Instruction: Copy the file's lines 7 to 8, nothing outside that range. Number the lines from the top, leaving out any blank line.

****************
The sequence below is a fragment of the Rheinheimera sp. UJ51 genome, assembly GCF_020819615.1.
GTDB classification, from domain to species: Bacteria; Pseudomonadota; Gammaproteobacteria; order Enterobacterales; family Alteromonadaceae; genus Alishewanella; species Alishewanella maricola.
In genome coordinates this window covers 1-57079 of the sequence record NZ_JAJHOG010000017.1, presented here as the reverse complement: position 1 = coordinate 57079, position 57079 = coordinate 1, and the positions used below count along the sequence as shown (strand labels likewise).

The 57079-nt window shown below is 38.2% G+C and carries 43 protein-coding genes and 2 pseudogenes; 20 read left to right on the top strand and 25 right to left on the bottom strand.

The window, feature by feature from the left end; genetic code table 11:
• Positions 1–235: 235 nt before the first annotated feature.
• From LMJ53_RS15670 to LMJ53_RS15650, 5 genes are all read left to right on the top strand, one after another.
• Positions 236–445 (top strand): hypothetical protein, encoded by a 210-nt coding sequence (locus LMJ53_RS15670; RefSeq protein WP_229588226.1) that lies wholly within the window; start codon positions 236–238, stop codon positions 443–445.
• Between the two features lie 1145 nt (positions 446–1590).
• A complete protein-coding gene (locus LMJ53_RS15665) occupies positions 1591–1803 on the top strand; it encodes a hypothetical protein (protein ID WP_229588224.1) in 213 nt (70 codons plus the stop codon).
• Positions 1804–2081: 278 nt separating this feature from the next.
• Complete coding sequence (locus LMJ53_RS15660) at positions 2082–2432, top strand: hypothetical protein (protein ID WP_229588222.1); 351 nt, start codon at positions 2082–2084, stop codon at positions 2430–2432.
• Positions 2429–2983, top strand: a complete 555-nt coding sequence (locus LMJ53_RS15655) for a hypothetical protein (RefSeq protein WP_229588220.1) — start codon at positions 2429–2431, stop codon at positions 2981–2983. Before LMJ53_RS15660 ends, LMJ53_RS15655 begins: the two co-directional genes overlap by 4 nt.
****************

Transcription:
• From LMJ53_RS15670 to LMJ53_RS15650, 5 genes are all read left to right on the top strand, one after another.
• Positions 236–445 (top strand): hypothetical protein, encoded by a 210-nt coding sequence (locus LMJ53_RS15670; RefSeq protein WP_229588226.1) that lies wholly within the window; start codon positions 236–238, stop codon positions 443–445.